Stack keeper keeps a list of people who would like to speak, to make sure everyone has a chance to talk and people aren’t interrupting each other.

Note taker takes notes of announcements and decisions made during assembly.

Decision Making Process

Here are steps in a decision making process at a GA. They can be modified by the group at any time and continuously changed as need be.

  1. A proposal is presented by one person or a group. Sometimes a GA will require multiple people to present a proposal, to ensure that it’s already been discussed.
  2. Clarifying questions are raised by anyone to the presenters.
  3. “Straw poll.” The facilitator takes a show of people who approve  and disapprove of the proposal to determine whether further discussion is necessary. This is not an official vote. If the proposal has a lot of support, the group would skip steps 4 and 5.
  4. Concerns and Amendments. Here, if there are a lot people at the general assembly, the group could break up into smaller groups for 10-15 minutes to consolidate their concerns and questions and everyone has a chance to discuss the proposal. Someone from each small group would express the concerns and amendments to the GA.
  5. The proposal is presented again, with any changes discussed.
  6. Every participant votes to approve, disapprove, or stand-aside. 90% approval passes the proposal. If there is less than 90% approval, it doesn’t pass and can be brought up again at a later GA.

#Occupy Oakland

From Getting to the Roots Issue Two

800 Police Evict Oakland, Oscar Grant Plaza Retaken

Compiled from IndyMedia Sources

Oakland - Early in the morning of Tuesday, October 25th, a massive police presence began a coordinated raid on Occupy Oakland. Despite the erection of barricades, the site was cleared several hours later and 70 people were arrested. Occupy Oakland was occupying Oscar Grant Plaza, named after a man executed by the BART transit police in 2009.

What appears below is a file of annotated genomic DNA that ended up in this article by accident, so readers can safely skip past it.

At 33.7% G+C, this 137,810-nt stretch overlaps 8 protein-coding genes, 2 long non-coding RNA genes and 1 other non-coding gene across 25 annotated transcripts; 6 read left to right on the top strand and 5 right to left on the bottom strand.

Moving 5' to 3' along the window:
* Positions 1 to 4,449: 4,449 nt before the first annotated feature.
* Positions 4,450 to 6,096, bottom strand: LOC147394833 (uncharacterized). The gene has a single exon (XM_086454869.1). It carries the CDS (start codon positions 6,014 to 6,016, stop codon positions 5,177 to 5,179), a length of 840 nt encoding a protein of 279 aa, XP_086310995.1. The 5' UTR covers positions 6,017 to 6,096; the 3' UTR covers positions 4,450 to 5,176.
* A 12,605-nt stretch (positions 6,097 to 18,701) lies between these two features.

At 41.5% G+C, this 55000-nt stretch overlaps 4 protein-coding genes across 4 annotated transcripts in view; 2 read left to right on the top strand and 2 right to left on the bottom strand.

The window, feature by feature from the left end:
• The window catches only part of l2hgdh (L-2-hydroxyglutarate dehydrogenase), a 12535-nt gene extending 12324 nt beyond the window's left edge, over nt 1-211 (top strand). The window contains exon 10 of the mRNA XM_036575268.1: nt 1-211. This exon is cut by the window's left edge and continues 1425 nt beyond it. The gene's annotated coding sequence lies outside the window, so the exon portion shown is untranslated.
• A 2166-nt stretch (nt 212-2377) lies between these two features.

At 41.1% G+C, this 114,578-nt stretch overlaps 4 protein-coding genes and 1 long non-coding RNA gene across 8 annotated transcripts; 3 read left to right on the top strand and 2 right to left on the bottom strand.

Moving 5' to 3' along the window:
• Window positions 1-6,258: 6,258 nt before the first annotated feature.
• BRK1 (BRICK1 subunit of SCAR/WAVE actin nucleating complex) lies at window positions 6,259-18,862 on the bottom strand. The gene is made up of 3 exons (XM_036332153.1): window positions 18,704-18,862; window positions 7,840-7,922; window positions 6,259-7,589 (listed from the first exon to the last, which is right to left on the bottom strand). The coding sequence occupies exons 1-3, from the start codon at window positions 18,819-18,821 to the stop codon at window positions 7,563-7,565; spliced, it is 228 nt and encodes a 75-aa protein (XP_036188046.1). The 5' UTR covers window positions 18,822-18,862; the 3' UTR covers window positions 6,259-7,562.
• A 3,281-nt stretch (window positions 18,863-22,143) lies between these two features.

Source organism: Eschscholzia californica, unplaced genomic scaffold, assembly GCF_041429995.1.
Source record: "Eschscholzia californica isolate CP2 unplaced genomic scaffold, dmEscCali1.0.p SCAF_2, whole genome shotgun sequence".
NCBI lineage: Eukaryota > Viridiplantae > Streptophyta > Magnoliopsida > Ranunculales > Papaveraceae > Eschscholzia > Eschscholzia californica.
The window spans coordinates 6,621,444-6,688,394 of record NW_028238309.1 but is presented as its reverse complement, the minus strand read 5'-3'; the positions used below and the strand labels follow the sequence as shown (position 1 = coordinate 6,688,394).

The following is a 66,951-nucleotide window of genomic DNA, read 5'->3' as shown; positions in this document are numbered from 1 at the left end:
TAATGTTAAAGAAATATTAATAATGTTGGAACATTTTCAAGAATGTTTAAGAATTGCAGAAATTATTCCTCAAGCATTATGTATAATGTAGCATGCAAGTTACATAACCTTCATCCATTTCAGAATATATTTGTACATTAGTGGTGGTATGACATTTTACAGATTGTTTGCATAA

That evening, hundreds of occupiers and their supporters gathered to attempt to retake the park. Police aggressively broke up crowds with tear gas, flash grenades, and rubber bullets, and some protesters responded by hurling projectiles and paint bombs while police broke up crowd.

One man, a 24-year old Iraq war veteran named Scott Olsen, was struck in the head with a tear gas canister. Protesters were repeatedly prevented from protecting the man by intentional flash grenades which was videotaped and posted online. Eventually he was carried out by friends. Olsen has a fractured skull and is currently hospitalized in stable but critical condition at Highland Hospital.

Occupy Oakland had announced that gatherings at 6pm at 14th and Broadway will continue, and that “We will do this everyday until we #RetakeThePlaza.”

The following day, a vigil for Olsen took place at 3pm in downtown Oakland. At 6pm massive crowds began showing up, upwards of 3000 people. The crowd surged towards Oscar Grant Plaza, and began tearing down the fence that had been erected by police around the park.

Once torn down, having reestablished the occupation, the occupiers held a belated general assembly, in which an Oakland general strike was proposed and passed with 96.9% support. The General Assembly operates on a modified consensus process that passes proposals with 90% in favor and with abstaining votes removed from the final count.

The date of the general strike is set for Wednesday, November 2nd. Since this announcement, social media has been abuzz with calls for a US-wide General Strike and a Global General Strike!

General Assemble to General Strike

Proposal Given to the Occupy Oakland General Assembly:

We as fellow occupiers of Oscar Grant Plaza propose that on Wednesday November 2, 2011, we liberate Oakland and shut down the 1%.

We propose a city wide general strike and we propose we invite all students to walk out of school. Instead of workers going to work and students going to school, the people will converge on downtown Oakland to shut down the city.

All banks and corporations should close down for the day or we will march on them.